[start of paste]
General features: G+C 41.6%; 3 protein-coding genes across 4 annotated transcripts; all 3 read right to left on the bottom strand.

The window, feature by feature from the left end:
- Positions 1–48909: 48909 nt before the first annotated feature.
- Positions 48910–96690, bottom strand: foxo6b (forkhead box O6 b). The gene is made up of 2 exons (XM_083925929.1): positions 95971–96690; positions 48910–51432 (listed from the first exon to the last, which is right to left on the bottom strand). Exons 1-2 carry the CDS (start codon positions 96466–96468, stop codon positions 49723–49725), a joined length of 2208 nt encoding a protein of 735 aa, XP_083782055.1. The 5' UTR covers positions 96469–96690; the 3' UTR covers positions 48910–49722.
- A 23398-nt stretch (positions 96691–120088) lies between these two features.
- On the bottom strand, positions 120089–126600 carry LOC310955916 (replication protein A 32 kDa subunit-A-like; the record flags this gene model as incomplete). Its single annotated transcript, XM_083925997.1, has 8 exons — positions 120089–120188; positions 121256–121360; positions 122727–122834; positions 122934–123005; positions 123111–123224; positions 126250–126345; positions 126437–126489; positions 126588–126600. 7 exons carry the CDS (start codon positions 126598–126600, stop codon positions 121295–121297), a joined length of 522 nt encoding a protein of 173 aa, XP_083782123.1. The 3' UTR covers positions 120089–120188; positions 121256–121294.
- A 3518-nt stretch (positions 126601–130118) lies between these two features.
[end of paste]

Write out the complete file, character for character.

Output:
General features: G+C 41.6%; 3 protein-coding genes across 4 annotated transcripts; all 3 read right to left on the bottom strand.

The window, feature by feature from the left end:
- Positions 1–48909: 48909 nt before the first annotated feature.
- Positions 48910–96690, bottom strand: foxo6b (forkhead box O6 b). The gene is made up of 2 exons (XM_083925929.1): positions 95971–96690; positions 48910–51432 (listed from the first exon to the last, which is right to left on the bottom strand). Exons 1-2 carry the CDS (start codon positions 96466–96468, stop codon positions 49723–49725), a joined length of 2208 nt encoding a protein of 735 aa, XP_083782055.1. The 5' UTR covers positions 96469–96690; the 3' UTR covers positions 48910–49722.
- A 23398-nt stretch (positions 96691–120088) lies between these two features.
- On the bottom strand, positions 120089–126600 carry LOC310955916 (replication protein A 32 kDa subunit-A-like; the record flags this gene model as incomplete). Its single annotated transcript, XM_083925997.1, has 8 exons — positions 120089–120188; positions 121256–121360; positions 122727–122834; positions 122934–123005; positions 123111–123224; positions 126250–126345; positions 126437–126489; positions 126588–126600. 7 exons carry the CDS (start codon positions 126598–126600, stop codon positions 121295–121297), a joined length of 522 nt encoding a protein of 173 aa, XP_083782123.1. The 3' UTR covers positions 120089–120188; positions 121256–121294.
- A 3518-nt stretch (positions 126601–130118) lies between these two features.